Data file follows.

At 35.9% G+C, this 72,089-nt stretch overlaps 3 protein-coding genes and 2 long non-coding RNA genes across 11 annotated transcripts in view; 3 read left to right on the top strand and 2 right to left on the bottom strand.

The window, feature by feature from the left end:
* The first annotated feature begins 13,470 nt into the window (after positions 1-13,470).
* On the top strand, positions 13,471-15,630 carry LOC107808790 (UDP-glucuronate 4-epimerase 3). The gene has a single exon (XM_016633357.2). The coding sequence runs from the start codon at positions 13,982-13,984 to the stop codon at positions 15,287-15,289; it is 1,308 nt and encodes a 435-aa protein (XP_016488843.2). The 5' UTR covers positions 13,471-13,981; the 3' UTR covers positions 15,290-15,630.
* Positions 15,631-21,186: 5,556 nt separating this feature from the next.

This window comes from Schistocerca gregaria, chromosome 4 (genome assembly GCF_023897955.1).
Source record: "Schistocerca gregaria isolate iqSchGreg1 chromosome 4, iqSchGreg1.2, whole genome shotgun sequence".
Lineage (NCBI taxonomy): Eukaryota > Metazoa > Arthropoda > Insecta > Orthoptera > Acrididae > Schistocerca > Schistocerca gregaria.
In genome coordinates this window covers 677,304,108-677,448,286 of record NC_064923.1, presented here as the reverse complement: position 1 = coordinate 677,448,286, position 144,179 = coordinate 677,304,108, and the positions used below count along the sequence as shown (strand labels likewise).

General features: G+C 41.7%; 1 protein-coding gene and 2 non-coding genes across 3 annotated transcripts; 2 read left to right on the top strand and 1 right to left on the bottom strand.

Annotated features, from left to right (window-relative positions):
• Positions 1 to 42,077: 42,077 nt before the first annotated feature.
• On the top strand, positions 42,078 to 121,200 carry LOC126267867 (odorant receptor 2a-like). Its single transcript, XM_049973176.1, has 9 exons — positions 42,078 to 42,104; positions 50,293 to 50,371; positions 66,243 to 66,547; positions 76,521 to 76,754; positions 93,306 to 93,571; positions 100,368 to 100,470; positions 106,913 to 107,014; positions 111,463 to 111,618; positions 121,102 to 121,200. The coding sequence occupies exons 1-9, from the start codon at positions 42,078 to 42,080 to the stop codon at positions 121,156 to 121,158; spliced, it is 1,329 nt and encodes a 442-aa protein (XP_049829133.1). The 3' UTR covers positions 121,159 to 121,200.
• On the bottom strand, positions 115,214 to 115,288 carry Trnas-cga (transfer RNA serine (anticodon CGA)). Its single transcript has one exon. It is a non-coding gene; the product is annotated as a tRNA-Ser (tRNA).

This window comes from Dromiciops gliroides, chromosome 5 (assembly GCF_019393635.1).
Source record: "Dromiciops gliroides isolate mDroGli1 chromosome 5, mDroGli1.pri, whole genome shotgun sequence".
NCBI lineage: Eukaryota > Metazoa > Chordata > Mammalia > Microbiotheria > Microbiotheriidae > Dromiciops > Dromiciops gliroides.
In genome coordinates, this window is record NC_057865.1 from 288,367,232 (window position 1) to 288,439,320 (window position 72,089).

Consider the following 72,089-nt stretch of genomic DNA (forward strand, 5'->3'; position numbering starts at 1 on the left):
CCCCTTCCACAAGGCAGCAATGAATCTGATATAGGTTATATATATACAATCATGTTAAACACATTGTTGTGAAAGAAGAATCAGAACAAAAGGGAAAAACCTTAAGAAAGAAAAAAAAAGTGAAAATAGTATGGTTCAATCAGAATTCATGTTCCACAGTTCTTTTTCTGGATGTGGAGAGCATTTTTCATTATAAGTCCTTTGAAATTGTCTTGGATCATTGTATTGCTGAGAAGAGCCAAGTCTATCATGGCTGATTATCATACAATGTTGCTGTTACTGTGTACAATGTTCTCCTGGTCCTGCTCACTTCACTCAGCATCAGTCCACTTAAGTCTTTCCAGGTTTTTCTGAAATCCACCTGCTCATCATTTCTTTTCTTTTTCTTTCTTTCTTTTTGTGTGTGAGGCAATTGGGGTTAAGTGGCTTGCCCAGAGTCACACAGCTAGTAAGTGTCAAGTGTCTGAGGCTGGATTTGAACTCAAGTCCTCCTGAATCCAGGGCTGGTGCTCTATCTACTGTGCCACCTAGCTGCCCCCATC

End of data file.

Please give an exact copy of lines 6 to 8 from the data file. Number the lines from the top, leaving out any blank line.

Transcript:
This window comes from Schistocerca gregaria, chromosome 4 (genome assembly GCF_023897955.1).
Source record: "Schistocerca gregaria isolate iqSchGreg1 chromosome 4, iqSchGreg1.2, whole genome shotgun sequence".
Lineage (NCBI taxonomy): Eukaryota > Metazoa > Arthropoda > Insecta > Orthoptera > Acrididae > Schistocerca > Schistocerca gregaria.